These case studies are ‘arresting’ not only in the diversity of historical, social and cultural contexts that come into view here but also because much remains to be said about each of them, and no singular reading or interpretation quite satisfies the issues on embodiment that play out here across the fields of visual cultural studies, autobiography studies, and disability studies. In their two extended essays the editors focus on visual artist Rebecca Belmore (Anishinaabe) and her performance video Worth, now archived on YouTube, a ‘fleeting, poignant, public self-crucifixion’ staged on the sidewalk in front of the Vancouver Art Gallery on September 11, 2010, a day when catastrophic national loss is commemorated. Drawing on Jill Bennett (whose ‘politics of empathy’ is a key concept for the book) and Judith Butler, whose theories of precarity, visuality, and embodiment return throughout the essays here, Brophy and Hladiki take this text and tactics as a symptomatic example of the uses of the body as a medium for communicating the material conditions that shape both Belmore’s career as an artist and the histories of Indigenous women. Visual autobiographical performances such as this summon us. They suggest, and mobilize affect, although the spectatorial encounter does not necessarily command recognition. So, for example, the testamentary address of Belmore’s performance demands an ethics of spectatorship that reflects on the spectator’s relationship to injustice and (following Butler) the question of what responsibility will look like.
These concerns with summoning the spectator link across to Lynette Hunter’s Disunified Aesthetics, the product of an extended project of ‘embodied research’ that might well appear in Visual Autobiography as a case study of text and tactics. This book, unexpectedly, gave me a key piece of a puzzle that has eluded me for some time. In 1997 at the ‘Women and Texts/Les Femmes at les Textes’ conference held at the University of Leeds Hunter, one of the convenors, presented an all-day performance piece that is recalled here by Teresa Smalec, one of the attendees. Throughout the day, dressed in blue overalls, Hunter laboured physically to carry trays of cookies into the building from a van in the parking lot. In the afternoon, to conclude the performance, she removed all her clothes and curled naked inside a small metal box. We waited, and after what seemed like an interminable time of looking and increasing anxiety about the non-response of this naked woman, and our right to look—twenty minutes, Smalec recalls—we began to talk amongst ourselves, till the final plenary was announced and the naked woman walked silently out of the room. The consternation remains with me still. This performance, ‘Bodies in Trouble,’ is the focus of a mixed genre script performance, an interview between Hunter and Susan Rudy taped in 1998 and conducted in two parts on the page here.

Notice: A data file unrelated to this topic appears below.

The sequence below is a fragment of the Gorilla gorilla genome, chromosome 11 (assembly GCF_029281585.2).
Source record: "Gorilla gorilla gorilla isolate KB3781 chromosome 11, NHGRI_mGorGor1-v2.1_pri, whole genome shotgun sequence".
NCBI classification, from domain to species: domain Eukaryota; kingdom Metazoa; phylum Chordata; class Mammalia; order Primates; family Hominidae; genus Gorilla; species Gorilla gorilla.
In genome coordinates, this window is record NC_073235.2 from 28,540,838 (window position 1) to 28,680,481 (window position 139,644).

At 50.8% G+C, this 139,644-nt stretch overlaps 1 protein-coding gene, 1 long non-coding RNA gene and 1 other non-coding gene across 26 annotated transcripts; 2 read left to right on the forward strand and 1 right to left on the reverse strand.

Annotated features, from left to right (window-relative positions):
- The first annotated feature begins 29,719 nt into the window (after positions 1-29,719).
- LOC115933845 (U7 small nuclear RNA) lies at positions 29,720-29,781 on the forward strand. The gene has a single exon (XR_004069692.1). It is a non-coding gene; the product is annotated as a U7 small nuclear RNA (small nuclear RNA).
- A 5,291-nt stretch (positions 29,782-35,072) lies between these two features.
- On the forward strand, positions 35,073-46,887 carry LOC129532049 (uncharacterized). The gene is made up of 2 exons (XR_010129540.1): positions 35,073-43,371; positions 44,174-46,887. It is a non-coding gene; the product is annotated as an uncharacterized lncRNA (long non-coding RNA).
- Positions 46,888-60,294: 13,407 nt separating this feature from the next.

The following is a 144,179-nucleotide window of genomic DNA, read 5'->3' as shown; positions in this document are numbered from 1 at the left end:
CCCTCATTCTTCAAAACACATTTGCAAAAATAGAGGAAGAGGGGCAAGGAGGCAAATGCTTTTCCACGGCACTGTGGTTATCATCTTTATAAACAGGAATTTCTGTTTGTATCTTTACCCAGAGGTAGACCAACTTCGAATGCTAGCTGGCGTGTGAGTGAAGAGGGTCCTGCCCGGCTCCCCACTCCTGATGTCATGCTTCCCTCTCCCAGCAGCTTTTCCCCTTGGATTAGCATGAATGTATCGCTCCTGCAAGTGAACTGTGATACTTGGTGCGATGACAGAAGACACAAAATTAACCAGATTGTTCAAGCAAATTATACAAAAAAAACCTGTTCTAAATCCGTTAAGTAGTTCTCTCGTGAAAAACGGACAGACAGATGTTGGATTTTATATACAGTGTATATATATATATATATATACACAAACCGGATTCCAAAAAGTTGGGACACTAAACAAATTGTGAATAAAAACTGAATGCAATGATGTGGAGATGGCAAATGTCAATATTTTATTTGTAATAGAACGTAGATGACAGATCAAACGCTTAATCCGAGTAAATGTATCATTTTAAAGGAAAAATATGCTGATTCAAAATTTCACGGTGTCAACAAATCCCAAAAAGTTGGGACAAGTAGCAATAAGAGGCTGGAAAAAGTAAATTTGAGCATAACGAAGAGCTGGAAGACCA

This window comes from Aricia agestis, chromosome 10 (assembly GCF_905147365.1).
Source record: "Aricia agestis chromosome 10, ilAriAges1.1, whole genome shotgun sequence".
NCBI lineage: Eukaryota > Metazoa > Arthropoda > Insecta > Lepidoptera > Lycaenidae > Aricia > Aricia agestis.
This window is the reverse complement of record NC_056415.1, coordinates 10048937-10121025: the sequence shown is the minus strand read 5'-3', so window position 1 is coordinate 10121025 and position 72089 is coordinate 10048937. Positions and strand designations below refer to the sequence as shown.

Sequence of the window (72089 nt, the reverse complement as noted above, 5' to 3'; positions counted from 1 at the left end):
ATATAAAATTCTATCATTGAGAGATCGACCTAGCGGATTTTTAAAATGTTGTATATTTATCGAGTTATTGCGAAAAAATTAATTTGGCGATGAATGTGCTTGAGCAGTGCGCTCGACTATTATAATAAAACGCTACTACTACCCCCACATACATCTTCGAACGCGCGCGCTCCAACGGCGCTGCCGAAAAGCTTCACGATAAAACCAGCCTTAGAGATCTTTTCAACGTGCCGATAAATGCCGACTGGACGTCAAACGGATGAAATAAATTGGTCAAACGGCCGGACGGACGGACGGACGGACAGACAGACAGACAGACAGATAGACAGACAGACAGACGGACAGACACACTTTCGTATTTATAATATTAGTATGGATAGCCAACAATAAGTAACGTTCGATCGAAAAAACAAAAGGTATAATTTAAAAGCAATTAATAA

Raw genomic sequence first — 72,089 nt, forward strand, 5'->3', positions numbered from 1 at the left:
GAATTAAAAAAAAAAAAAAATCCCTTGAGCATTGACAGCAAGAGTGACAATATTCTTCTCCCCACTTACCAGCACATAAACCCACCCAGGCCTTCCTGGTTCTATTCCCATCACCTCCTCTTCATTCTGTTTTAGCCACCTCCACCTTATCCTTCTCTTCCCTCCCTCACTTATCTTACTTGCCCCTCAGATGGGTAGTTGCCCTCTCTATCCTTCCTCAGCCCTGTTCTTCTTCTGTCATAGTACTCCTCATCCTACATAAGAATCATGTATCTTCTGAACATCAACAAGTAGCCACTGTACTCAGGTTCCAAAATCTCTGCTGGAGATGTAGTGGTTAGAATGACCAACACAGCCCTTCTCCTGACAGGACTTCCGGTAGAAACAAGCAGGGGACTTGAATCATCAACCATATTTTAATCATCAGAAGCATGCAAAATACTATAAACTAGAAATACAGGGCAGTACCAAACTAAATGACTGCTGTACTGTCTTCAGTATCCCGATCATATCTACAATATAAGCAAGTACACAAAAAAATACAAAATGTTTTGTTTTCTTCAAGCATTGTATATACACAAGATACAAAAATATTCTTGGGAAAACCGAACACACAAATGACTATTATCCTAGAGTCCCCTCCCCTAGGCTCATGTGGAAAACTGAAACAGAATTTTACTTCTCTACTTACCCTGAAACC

This performance is a component of an extended project, a series of studies in twenty-first-century aesthetics in the context of recent Canadian writing—on broad topics such as Indigenous women’s writing and women’s writing more generally, on Robert Kroetsch, Frank Davey, Nicole Brossard, Alice Munro, bpNichol. Hunter is looking to challenge the form of the conventional literary critical essay, to explore a ‘disunified aesthetics’ that incorporates performance art pieces that are available online as website materials, or incorporated as typographic and visual art on the pages of the book.
Visual autobiography challenges the book and print-based media. It raises the question of whether disunified aesthetics, for example, can flourish on the limits of the page. I yearned for my ipad when turning the pages of this book, so the weblinks and images could come alive digitally at a touch of an LCD screen. Both of these books testify to the demands on readers, viewers, and communication technologies made by visual autobiographics now that flourish off the page on sidewalks, in new media, and in shape-shifting embodiments that remain arresting.